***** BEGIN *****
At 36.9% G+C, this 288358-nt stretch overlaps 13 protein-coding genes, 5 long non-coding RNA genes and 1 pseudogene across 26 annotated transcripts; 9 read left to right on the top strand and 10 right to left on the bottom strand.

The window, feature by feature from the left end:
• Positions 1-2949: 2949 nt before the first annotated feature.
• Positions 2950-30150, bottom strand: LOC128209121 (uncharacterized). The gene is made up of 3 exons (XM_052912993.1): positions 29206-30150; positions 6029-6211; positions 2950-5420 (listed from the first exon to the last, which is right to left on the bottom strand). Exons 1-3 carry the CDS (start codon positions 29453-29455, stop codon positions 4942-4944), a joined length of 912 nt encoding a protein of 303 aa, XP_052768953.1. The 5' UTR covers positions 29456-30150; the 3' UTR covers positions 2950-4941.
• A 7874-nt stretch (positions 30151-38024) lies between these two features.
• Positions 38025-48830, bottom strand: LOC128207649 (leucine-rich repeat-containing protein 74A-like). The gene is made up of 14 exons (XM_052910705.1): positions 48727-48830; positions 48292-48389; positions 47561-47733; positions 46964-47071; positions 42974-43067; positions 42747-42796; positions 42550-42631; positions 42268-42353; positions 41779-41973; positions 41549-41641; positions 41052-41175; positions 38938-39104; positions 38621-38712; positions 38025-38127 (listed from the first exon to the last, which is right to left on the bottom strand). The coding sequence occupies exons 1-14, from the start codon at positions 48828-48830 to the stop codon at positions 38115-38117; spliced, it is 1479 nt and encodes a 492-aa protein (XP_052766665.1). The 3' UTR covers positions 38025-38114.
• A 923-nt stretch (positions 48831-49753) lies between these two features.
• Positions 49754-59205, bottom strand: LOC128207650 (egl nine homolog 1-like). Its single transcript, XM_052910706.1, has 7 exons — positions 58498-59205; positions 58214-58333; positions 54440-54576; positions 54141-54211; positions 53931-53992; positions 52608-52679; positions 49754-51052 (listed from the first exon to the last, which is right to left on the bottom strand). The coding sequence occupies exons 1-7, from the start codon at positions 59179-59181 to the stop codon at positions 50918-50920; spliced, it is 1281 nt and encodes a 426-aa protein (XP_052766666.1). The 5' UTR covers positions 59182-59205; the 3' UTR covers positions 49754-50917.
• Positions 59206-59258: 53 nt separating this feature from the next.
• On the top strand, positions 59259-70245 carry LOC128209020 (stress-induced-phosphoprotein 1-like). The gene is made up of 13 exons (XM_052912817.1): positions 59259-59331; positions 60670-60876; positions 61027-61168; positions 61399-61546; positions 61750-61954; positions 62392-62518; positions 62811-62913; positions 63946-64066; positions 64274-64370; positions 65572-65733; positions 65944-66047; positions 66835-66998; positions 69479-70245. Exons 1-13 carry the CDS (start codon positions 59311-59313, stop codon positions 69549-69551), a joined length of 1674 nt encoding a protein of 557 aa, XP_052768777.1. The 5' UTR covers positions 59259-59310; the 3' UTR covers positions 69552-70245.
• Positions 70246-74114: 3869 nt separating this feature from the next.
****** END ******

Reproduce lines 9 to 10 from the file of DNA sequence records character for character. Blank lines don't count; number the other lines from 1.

• Positions 59206-59258: 53 nt separating this feature from the next.
• On the top strand, positions 59259-70245 carry LOC128209020 (stress-induced-phosphoprotein 1-like). The gene is made up of 13 exons (XM_052912817.1): positions 59259-59331; positions 60670-60876; positions 61027-61168; positions 61399-61546; positions 61750-61954; positions 62392-62518; positions 62811-62913; positions 63946-64066; positions 64274-64370; positions 65572-65733; positions 65944-66047; positions 66835-66998; positions 69479-70245. Exons 1-13 carry the CDS (start codon positions 59311-59313, stop codon positions 69549-69551), a joined length of 1674 nt encoding a protein of 557 aa, XP_052768777.1. The 5' UTR covers positions 59259-59310; the 3' UTR covers positions 69552-70245.